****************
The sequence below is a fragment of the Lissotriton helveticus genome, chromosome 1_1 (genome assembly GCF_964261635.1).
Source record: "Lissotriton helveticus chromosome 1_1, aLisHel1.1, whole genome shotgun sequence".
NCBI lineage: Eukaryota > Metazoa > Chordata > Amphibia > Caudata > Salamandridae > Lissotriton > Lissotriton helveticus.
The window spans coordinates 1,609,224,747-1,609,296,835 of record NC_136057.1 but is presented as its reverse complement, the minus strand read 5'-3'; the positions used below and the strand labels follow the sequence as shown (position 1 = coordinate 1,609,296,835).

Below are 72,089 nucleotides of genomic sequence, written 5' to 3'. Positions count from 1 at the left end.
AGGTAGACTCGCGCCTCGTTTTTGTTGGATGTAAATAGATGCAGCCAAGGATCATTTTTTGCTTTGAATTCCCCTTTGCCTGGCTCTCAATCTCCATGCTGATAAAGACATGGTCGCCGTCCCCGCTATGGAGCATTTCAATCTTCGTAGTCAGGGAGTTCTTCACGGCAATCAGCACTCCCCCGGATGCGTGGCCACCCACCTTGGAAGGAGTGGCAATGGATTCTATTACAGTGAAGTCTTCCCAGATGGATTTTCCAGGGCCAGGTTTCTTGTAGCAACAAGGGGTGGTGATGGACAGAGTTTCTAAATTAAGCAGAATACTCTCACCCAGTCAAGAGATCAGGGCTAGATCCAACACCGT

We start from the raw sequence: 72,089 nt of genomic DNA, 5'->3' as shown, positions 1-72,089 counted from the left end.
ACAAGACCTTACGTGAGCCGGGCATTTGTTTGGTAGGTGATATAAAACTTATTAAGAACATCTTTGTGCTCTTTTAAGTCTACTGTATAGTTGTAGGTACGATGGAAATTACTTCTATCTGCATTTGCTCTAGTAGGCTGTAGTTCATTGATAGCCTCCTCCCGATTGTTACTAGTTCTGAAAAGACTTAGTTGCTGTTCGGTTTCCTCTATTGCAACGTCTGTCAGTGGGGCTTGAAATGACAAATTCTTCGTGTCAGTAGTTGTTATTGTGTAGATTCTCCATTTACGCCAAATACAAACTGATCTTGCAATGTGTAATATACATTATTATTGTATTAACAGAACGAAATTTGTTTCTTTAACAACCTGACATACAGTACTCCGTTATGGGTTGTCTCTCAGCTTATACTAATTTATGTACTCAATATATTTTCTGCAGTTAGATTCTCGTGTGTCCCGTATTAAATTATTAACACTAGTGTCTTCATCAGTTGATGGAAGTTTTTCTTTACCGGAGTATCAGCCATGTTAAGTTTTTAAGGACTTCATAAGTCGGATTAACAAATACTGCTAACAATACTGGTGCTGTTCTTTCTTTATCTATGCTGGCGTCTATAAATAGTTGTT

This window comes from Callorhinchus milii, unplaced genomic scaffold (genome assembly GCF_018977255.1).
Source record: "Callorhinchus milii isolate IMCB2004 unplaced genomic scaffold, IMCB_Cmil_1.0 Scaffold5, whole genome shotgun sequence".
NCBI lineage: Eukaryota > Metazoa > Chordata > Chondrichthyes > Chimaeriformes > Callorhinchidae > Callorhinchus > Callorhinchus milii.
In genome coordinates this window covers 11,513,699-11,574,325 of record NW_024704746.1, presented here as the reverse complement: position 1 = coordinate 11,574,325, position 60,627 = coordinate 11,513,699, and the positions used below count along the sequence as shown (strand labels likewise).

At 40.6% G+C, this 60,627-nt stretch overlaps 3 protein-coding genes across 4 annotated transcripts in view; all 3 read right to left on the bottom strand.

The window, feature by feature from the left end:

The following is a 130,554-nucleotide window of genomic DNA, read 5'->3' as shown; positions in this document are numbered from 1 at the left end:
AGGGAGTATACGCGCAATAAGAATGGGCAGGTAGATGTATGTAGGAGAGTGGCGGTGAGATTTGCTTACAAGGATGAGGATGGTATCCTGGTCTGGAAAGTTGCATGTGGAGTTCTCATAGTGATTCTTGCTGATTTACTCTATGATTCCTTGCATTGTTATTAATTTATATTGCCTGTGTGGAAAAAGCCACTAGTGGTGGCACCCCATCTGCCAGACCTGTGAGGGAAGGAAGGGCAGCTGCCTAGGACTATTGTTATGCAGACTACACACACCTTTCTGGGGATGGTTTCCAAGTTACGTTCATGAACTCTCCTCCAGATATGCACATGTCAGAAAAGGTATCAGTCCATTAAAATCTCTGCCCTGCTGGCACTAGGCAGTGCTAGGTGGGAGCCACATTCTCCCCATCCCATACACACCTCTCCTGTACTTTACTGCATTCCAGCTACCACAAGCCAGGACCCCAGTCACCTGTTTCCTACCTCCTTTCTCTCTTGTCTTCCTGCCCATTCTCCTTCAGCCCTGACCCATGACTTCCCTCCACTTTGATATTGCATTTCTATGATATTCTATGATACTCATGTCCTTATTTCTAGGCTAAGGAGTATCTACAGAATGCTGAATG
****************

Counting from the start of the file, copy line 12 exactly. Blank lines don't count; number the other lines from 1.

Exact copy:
In genome coordinates this window covers 11,513,699-11,574,325 of record NW_024704746.1, presented here as the reverse complement: position 1 = coordinate 11,574,325, position 60,627 = coordinate 11,513,699, and the positions used below count along the sequence as shown (strand labels likewise).